In the 1990s, AI researchers developed sophisticated mathematical tools to solve specific subproblems. These tools are truly scientific, in the sense that their results are both measurable and verifiable, and they have been responsible for many of AI’s recent successes. The shared mathematical language has also permitted a high level of collaboration with more established fields (like mathematics, economics or operations research). Stuart Russell and Peter Norvig describe this movement as nothing less than a “revolution” and “the victory of the neats.” Critics argue that these techniques (with few exceptions) are too focused on particular problems and have failed to address the long-term goal of general intelligence. There is an ongoing debate about the relevance and validity of statistical approaches in AI, exemplified in part by exchanges between Peter Norvig and Noam Chomsky.
Integrating the approaches
- Intelligent agent paradigm
- An intelligent agent is a system that perceives its environment and takes actions which maximize its chances of success. The simplest intelligent agents are programs that solve specific problems. More complicated agents include human beings and organizations of human beings (such as firms). The paradigm gives researchers license to study isolated problems and find solutions that are both verifiable and useful, without agreeing on one single approach. An agent that solves a specific problem can use any approach that works – some agents are symbolic and logical, some are sub-symbolic neural networks and others may use new approaches. The paradigm also gives researchers a common language to communicate with other fields—such as decision theory and economics—that also use concepts of abstract agents. The intelligent agent paradigm became widely accepted during the 1990s.
- Agent architectures and cognitive architectures
- Researchers have designed systems to build intelligent systems out of interacting intelligent agents in a multi-agent system. A system with both symbolic and sub-symbolic components is a hybrid intelligent system, and the study of such systems is artificial intelligence systems integration. A hierarchical control system provides a bridge between sub-symbolic AI at its lowest, reactive levels and traditional symbolic AI at its highest levels, where relaxed time constraints permit planning and world modelling. Rodney Brooks‘ subsumption architecture was an early proposal for such a hierarchical system.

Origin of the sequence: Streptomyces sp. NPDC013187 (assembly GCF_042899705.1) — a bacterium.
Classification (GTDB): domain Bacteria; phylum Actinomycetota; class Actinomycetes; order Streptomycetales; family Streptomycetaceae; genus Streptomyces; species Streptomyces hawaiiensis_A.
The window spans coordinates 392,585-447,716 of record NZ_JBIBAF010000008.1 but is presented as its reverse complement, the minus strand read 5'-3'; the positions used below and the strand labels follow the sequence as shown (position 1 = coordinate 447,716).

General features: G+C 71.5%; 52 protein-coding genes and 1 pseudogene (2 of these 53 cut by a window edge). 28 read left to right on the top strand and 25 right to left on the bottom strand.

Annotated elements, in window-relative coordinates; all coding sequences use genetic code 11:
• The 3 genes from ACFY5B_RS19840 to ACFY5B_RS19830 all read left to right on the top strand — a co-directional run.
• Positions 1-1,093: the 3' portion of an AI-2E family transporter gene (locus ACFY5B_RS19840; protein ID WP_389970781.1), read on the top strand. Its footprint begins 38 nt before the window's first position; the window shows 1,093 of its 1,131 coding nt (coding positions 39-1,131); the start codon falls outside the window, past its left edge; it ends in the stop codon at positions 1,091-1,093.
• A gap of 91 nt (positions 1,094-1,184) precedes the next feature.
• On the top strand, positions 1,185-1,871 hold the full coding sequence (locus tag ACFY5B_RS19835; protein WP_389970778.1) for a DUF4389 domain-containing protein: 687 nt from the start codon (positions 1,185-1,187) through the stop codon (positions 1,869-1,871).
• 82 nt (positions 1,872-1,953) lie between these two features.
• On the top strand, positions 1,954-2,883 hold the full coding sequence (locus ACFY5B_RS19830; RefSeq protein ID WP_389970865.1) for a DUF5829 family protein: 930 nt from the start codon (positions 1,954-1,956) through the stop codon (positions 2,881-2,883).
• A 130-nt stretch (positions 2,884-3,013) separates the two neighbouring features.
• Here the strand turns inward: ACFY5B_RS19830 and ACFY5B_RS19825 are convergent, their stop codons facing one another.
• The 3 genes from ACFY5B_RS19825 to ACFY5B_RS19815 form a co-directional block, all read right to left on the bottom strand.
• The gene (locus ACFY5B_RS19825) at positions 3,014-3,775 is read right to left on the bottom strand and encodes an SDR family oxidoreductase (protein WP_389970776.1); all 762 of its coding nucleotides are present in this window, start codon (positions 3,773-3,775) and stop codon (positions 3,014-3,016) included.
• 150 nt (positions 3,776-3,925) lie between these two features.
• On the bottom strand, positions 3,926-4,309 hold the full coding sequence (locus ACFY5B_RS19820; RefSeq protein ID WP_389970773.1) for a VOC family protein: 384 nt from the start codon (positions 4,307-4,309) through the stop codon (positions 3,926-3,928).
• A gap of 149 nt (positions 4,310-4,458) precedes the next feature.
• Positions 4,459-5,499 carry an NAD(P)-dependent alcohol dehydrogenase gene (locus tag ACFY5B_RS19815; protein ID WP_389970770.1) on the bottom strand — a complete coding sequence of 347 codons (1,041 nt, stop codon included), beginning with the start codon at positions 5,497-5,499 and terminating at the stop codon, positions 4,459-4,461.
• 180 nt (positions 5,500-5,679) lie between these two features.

The 60+ year history of AI is instructive for all the different approaches that did not yield a quick or total success. This lack of achievement in the field of machine intelligence might be reassuring to many who would otherwise fear non-human intelligences — particularly those in control of weapons systems.
And yet, in thousands of universities, national labs, corporate labs, and research think tanks around the world, advanced knowledge of computing and simulated intelligent systems is accumulating and progressing in fits and starts. It is not yet possible to predict when benevolent/malevolent AI will appear — only that it will eventually be possible.
And so far, there is not much incentive for governments, militaries, and the public to put a “speed limit” on what machine intelligences will be able to do.